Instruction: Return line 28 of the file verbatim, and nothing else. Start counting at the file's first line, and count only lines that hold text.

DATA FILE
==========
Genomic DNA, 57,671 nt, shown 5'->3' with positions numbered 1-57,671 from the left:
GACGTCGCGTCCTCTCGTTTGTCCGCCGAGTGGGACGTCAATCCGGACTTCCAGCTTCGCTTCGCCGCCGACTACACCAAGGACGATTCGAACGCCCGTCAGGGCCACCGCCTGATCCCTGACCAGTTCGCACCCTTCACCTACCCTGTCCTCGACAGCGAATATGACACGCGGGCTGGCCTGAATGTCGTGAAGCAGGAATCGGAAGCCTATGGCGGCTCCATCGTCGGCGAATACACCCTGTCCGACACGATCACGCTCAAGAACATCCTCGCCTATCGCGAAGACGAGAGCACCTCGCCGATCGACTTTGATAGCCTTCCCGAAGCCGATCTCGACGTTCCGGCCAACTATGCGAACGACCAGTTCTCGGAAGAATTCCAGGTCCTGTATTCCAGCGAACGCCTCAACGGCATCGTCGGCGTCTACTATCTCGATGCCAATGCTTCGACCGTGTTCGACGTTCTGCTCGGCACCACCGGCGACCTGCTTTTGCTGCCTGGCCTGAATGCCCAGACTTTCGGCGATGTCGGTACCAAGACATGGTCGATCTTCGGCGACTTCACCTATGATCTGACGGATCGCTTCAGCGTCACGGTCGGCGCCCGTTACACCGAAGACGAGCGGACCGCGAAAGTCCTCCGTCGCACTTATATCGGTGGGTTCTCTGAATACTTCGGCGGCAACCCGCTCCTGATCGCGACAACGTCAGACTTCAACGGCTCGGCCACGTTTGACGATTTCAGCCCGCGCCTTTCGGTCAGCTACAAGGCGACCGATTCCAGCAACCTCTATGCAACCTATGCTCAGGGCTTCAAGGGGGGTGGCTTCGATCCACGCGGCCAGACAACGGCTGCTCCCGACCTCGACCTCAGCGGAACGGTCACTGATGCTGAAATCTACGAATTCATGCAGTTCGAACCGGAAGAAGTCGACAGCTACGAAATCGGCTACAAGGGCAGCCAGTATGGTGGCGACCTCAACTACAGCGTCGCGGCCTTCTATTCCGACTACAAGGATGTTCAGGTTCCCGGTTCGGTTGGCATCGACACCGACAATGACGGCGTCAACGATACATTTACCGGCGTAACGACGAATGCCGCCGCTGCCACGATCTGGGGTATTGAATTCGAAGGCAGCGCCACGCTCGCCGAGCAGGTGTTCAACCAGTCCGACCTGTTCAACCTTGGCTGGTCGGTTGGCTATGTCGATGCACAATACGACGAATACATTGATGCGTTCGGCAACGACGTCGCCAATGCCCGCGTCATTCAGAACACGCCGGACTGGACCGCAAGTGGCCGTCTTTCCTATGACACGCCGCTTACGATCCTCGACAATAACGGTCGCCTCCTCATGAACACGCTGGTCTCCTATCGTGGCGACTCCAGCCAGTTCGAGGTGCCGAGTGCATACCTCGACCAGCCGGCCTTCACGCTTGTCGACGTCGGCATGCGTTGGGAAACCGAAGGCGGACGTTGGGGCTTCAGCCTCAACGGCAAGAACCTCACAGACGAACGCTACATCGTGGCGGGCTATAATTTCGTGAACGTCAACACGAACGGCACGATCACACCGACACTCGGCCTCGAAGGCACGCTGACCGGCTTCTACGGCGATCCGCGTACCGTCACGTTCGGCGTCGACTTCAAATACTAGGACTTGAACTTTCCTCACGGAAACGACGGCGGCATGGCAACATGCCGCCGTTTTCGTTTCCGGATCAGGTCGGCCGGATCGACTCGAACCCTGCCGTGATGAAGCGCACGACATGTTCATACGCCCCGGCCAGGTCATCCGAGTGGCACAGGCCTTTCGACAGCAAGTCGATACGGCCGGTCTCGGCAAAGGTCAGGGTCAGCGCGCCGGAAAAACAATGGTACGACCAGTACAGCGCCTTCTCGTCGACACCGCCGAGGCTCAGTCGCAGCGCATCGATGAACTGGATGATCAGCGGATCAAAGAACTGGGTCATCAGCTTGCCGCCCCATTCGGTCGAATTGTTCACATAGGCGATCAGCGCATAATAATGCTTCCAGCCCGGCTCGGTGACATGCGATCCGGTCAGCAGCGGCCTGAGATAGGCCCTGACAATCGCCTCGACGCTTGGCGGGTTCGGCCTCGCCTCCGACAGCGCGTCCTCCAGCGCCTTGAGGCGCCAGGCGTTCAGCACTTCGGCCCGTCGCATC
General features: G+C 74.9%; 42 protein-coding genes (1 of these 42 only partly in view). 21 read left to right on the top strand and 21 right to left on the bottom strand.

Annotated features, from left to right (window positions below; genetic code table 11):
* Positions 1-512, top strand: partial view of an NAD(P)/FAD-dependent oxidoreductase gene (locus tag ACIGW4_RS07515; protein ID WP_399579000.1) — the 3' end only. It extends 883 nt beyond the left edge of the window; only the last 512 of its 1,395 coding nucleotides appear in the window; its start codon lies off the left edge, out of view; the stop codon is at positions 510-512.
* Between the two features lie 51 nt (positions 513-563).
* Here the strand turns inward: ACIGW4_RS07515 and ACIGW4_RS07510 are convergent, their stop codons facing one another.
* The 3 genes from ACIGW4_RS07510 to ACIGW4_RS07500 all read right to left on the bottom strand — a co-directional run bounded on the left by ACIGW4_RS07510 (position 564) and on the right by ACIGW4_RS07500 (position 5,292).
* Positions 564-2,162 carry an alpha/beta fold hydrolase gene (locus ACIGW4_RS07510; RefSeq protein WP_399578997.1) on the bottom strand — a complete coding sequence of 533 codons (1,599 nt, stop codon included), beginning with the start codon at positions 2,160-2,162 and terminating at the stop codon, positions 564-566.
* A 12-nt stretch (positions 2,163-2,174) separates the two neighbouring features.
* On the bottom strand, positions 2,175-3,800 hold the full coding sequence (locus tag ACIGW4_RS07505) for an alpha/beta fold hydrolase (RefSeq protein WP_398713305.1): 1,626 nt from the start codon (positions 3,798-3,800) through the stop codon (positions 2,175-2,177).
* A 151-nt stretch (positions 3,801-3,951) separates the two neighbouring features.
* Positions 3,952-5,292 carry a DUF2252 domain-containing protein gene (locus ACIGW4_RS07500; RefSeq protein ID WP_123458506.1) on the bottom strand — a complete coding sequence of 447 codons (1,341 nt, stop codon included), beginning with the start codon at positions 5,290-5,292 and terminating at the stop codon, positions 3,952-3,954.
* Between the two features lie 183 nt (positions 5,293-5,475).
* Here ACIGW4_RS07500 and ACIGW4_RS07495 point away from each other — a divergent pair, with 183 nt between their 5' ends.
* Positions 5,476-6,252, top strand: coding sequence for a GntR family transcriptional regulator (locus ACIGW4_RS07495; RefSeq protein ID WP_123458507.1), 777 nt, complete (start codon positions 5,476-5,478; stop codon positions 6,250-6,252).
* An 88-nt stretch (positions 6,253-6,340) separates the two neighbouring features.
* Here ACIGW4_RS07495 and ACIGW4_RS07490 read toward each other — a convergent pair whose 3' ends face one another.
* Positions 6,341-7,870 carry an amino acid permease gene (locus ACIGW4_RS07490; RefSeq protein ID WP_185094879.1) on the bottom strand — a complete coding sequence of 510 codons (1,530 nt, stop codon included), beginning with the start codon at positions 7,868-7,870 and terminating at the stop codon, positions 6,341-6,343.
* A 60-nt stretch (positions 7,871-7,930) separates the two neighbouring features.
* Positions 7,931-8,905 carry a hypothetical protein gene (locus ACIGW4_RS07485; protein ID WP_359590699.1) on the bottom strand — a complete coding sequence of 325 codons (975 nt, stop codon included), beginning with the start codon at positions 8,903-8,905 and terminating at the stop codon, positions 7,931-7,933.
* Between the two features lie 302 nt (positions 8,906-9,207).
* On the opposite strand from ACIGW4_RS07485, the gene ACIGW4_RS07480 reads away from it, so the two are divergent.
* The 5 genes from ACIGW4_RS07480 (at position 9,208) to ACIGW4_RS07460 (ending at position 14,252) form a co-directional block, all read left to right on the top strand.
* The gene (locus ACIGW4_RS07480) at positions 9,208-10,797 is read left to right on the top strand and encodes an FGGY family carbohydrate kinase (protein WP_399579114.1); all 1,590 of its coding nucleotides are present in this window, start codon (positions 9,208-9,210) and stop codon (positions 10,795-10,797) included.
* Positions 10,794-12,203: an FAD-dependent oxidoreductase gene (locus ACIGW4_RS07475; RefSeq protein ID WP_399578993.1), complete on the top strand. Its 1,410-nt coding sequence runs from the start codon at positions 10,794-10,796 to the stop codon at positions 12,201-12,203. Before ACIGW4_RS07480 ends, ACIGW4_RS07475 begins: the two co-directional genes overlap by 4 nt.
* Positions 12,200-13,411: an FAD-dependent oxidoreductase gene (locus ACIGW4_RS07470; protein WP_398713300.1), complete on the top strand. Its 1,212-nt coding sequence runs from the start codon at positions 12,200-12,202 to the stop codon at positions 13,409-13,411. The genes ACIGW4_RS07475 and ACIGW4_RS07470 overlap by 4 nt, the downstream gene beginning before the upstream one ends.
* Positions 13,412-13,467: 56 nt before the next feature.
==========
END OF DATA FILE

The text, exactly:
* Positions 13,412-13,467: 56 nt before the next feature.